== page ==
Food & Nutrition

10 Food Habits Nutritionists Wish You’d Give Up

Cooking gluten-free everything

Indoor shot of African male wears apron, makes dough for baking bread, uses flour, eggs and other ingridients, works on kitchen table with rolling pin. professional cook shows his culinary talentsWAYHOME studio/Shutterstock

People with celiac disease or a gluten allergy, sensitivity, or intolerance should limit or eliminate gluten. If you aren’t part of that group, however, remember that there isn’t evidence a gluten-free lifestyle will make you healthier or help you lose weight, according to Malina Malkani, MS, RDN, CDN. Although a gluten-free diet can absolutely be healthy and complete, removing gluten unnecessarily makes it harder to get enough fiber, vitamins, and minerals the body needs to thrive since many of these micronutrients are in grains that contain gluten, says Malkani, a media spokesperson for the Academy of Nutrition and Dietetics. So don’t assume that a gluten-free recipe or food is automatically healthier than one that contains gluten.

Adding salt before taste testing

Salt shakerAlina Cardiae Photography/Shutterstock

Put down the salt shaker and pick up your spoon. Sollid wishes people would taste their food before blindly adding more salt. “While salt adds great flavor, some dishes don’t need extra,” he says. “Keep your sodium intake in check by following expert chef advice: salt to taste.” Chefs also use these 10 cooking tricks that they only teach in culinary schools.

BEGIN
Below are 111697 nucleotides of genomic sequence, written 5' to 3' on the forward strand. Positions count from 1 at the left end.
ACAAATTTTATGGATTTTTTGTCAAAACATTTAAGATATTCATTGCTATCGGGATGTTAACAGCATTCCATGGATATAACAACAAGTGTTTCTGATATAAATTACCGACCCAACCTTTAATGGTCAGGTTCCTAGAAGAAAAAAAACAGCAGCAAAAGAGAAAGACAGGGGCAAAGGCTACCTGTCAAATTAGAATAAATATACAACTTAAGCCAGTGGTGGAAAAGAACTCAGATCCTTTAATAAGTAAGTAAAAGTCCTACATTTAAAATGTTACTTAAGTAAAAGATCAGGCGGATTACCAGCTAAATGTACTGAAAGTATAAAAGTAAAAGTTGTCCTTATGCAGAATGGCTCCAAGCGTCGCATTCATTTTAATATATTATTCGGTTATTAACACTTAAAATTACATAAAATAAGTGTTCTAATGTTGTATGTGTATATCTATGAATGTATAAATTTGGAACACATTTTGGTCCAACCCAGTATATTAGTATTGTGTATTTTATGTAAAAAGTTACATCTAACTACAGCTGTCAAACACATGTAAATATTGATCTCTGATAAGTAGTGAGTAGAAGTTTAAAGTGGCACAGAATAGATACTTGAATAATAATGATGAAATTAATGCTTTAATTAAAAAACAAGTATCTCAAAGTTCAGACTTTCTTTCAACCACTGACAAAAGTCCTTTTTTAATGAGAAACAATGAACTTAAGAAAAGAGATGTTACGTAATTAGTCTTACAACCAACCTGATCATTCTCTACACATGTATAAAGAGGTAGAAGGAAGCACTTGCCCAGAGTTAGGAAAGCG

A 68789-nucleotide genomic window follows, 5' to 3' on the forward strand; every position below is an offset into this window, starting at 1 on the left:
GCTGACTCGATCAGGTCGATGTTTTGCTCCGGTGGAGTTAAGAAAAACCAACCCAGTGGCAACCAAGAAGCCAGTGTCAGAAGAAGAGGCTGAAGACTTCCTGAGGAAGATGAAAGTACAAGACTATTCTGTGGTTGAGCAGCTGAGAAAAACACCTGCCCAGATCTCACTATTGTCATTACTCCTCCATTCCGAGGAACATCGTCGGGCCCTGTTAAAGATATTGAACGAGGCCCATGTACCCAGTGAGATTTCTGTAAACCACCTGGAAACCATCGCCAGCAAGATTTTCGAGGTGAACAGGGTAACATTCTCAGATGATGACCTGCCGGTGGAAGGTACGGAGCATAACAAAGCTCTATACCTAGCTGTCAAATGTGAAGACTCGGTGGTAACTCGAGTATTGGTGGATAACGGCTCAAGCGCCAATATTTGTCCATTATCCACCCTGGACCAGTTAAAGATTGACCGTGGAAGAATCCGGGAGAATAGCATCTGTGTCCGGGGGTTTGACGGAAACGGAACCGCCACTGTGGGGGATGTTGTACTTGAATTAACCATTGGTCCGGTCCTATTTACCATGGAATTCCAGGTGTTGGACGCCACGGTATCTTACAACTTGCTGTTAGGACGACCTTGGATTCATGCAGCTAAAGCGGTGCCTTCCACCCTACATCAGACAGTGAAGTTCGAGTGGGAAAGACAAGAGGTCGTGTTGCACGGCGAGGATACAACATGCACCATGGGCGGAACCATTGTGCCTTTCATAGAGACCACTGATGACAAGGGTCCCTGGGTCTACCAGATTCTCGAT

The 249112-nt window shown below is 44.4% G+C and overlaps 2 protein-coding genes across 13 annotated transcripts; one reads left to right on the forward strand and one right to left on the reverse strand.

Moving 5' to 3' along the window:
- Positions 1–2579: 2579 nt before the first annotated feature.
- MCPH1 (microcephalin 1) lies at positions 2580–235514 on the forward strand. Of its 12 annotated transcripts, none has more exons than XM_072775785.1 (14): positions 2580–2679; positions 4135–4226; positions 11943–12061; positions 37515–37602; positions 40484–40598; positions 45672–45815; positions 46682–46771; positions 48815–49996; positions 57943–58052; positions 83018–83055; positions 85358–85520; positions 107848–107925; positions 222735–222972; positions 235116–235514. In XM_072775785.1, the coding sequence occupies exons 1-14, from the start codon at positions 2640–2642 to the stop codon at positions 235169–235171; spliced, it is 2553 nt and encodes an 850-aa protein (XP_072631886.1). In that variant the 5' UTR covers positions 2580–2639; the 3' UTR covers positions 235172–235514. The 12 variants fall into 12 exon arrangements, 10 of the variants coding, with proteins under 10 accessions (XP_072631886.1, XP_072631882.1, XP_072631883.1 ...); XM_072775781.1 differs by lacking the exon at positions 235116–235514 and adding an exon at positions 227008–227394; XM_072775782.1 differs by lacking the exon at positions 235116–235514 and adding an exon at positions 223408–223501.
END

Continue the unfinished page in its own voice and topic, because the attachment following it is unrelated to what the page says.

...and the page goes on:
Avoiding fruit because of sugar

A group of ripe peaches in a bowlPNPImages/Shutterstock

Don’t get into the habit of avoiding fruit because it contains too much sugar, Malkani says. The body doesn’t digest the naturally occurring sugar in fruit in the same way it does table sugar, so it doesn’t have the same insulin-spiking effects. Unlike refined and processed sugars, fruit contains fiber, which helps slow the absorption of fructose, the main type of sugar found in fruit, into the bloodstream, Malkani explains. “The fiber also contributes to the good bacteria in our intestines, which in turn contributes to better gut health, and it helps us feel fuller longer, which in turn helps us eat fewer calories and better manage our weight,” Malkani says. The nutritional pros of fruit outweigh the cons, so don’t avoid it unless your doctor says otherwise. You can safely add these 10 foods that use to be bad for you, but now aren’t, back into your diet, too.

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